The attorney general of Maryland has identified more than 600 young victims of clergy sexual abuse over the course of 80 years in the Archdiocese of Baltimore, according to a court document filed Thursday.
The filing, which broadly outlines the attorney general’s findings, requests that a judge allow the release of the full report: a 456-page document detailing decades of clergy sex abuse in Maryland.
The new report marks a symbolic milestone in the long-running international abuse scandal that has shaken faith in the Catholic Church and led to some reforms and billions of dollars in settlements. The Baltimore report is one of the first major investigations completed by a state attorney general on sexual abuse in the church since a scathing report on six dioceses in Pennsylvania shocked Catholics across the nation in 2018. Colorado investigators issued their own report in 2019 on church abuse.
More than 20 state attorneys general have initiated investigations, most of which are still underway.
Baltimore is the first Catholic diocese established in the United States and is led by an influential archbishop, William Lori, who was elected this week as vice president of the U.S. Conference of Catholic Bishops.
The scale of the abuse outlined is on par with other large abuse cases uncovered in lawsuits and other investigations in dioceses in Boston, Los Angeles, Pennsylvania and Illinois.
The Maryland report found that “no parish was safe,” according to the filing from the office of Attorney General Brian Frosh. Both boys and girls were abused, ranging in age from preschool to “young adulthood,” which a spokesperson for the attorney general said reached to age 18.
The filing says the archdiocese failed to report many allegations of “sexual abuse and physical torture” and neglected to remove accused priests from active ministry or even restrict their access to children. Some congregations and schools had more than one abusive priest there at the same time. “The sexual abuse was so pervasive that victims were sometimes reporting sexual abuse to priests who were perpetrators themselves,” the filing states. One congregation was assigned 11 abusers over 40 years.
“Reading the report in its entirety made me physically ill,” Frosh said. “We may be looking at the tip of the iceberg, but it’s a very big tip.”
In a letter to church members Thursday, Lori said, “We feel renewed shame, deep remorse and heartfelt sympathy, most especially to those who suffered from the actions of representatives of the very Church entrusted with their spiritual and physical well-being.” Lori has served in the role since 2012.
The report identifies 115 priests who have already been prosecuted for sex abuse or identified publicly by the archdiocese. Another 43 have not previously been identified publicly. Of those newly identified priests, 30 have died, indicating that 13 newly accused priests are still alive.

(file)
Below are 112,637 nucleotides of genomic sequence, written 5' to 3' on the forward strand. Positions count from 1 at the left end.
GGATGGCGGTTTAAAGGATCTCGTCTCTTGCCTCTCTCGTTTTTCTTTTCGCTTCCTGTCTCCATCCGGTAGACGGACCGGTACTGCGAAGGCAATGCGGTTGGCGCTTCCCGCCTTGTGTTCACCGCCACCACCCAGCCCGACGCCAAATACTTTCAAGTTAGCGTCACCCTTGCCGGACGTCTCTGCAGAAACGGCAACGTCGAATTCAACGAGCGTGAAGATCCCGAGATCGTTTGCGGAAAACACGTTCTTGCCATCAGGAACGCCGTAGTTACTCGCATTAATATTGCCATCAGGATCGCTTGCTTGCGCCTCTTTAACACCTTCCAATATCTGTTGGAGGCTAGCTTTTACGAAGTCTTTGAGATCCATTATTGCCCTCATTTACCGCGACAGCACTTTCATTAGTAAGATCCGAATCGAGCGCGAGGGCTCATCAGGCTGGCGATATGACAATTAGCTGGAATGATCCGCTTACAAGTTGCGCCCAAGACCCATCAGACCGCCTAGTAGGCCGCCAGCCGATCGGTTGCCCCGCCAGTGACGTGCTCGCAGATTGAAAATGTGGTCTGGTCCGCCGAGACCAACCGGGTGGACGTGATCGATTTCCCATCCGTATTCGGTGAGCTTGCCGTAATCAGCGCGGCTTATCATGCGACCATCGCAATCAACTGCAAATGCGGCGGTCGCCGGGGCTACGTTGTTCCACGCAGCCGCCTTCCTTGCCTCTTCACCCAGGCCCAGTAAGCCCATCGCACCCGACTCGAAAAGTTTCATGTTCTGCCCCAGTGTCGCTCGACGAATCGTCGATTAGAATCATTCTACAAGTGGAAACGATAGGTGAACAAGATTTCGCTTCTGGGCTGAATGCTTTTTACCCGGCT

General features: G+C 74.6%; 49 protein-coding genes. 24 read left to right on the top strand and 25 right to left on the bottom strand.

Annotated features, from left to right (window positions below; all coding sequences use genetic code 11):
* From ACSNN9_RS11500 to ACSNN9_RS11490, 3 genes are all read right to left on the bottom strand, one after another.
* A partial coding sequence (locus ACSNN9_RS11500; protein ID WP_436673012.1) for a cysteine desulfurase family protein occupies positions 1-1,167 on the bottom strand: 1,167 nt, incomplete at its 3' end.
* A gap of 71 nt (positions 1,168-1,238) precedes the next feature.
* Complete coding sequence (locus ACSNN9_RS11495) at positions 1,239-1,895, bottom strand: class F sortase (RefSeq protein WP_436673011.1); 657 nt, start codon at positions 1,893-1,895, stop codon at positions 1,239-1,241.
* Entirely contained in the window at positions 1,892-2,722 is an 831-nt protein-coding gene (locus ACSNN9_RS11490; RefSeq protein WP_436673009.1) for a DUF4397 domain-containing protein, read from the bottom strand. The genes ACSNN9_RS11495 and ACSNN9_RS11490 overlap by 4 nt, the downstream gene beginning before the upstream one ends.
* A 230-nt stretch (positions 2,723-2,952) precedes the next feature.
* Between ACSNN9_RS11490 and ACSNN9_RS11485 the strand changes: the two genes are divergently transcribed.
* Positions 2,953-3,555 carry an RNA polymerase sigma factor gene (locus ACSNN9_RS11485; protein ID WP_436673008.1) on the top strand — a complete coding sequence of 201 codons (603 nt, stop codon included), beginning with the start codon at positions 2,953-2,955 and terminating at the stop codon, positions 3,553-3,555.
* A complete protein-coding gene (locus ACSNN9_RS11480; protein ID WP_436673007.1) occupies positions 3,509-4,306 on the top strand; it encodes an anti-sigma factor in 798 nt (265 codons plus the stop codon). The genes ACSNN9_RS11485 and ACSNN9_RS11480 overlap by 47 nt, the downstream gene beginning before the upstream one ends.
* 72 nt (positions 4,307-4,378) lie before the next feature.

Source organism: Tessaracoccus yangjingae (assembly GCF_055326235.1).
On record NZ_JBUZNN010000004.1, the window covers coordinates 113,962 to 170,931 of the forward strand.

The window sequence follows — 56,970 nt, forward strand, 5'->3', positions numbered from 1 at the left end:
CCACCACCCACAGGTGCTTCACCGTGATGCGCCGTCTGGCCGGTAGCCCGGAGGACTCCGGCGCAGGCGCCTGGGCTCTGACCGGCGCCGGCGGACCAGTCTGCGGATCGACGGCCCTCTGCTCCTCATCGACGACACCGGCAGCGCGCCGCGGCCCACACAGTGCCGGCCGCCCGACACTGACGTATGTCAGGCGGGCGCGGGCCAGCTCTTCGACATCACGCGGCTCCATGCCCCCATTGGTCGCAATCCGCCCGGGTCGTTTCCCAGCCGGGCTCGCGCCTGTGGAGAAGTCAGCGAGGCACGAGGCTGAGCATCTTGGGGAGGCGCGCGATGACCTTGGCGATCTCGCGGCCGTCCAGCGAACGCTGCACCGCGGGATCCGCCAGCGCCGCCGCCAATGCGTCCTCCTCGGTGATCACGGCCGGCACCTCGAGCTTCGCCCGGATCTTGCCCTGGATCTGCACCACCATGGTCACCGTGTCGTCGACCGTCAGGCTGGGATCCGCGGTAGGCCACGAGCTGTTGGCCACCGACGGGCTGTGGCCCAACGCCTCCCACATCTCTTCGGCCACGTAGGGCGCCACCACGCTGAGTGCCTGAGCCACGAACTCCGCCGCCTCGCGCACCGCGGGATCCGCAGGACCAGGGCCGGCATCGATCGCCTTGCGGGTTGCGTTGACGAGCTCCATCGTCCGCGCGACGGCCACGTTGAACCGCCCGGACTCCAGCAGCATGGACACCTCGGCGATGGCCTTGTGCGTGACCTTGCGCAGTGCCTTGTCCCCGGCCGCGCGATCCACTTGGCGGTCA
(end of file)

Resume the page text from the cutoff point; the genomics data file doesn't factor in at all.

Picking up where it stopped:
Frosh said many of the instances of abuse would have been categorized as misdemeanors at the time they were committed, which means the statute of limitations for criminal prosecution has expired. He said most of the claims in the report are clustered in the 1970s and 1980s, with some before and after.
The Maryland report is the result of a criminal investigation initiated by Frosh’s office in 2019. A grand jury issued a subpoena requesting all documents from the archdiocese over the past 80 years relating to allegations of sexual abuse by priests and the archdiocese’s response to those accusations.
The report requires a judge’s approval for it to be released publicly because it includes material from a grand jury, which is ordinarily kept secret. A spokesman for the Archdiocese said it will not oppose the motion to disclose. But it also said “the motion filed by the Maryland Attorney General does not reflect the Archdiocese’s current and decades-long strong pastoral response and handling of allegations of child sexual abuse.”
The Maryland probe follows a grand jury investigation of abuse in the Catholic Church in Pennsylvania that lasted from 2016-18 and resulted in a sweeping 800-page report documenting widespread abuse. That report accused more than 300 priests of sexual abuse over 50 years.
David Lorenz, director of the Maryland chapter of SNAP, an advocacy group for clergy abuse victims, said the Maryland report’s significance is “as big as Pennsylvania.” He pointed out that the report addresses only one of the three dioceses that cover the state of Maryland.
“Maybe this is a day of reckoning for the church,” Lorenz said. He said he had received two phone calls since Thursday from clergy abuse victims who had not previously revealed their abuse.
The sexual abuse scandal has vexed the Catholic Church for 20 years, since The Boston Globe documented the cover-up of widespread sexual abuse in Catholic settings in 2002.
The crisis has led to legal reforms, including the expansion or suspension of many state laws regarding the statute of limitations for filing abuse claims. But it has resulted in relatively few criminal prosecutions. Many cases that have been revealed this century took place decades ago, and the offenders have died or the statutes of limitations have expired.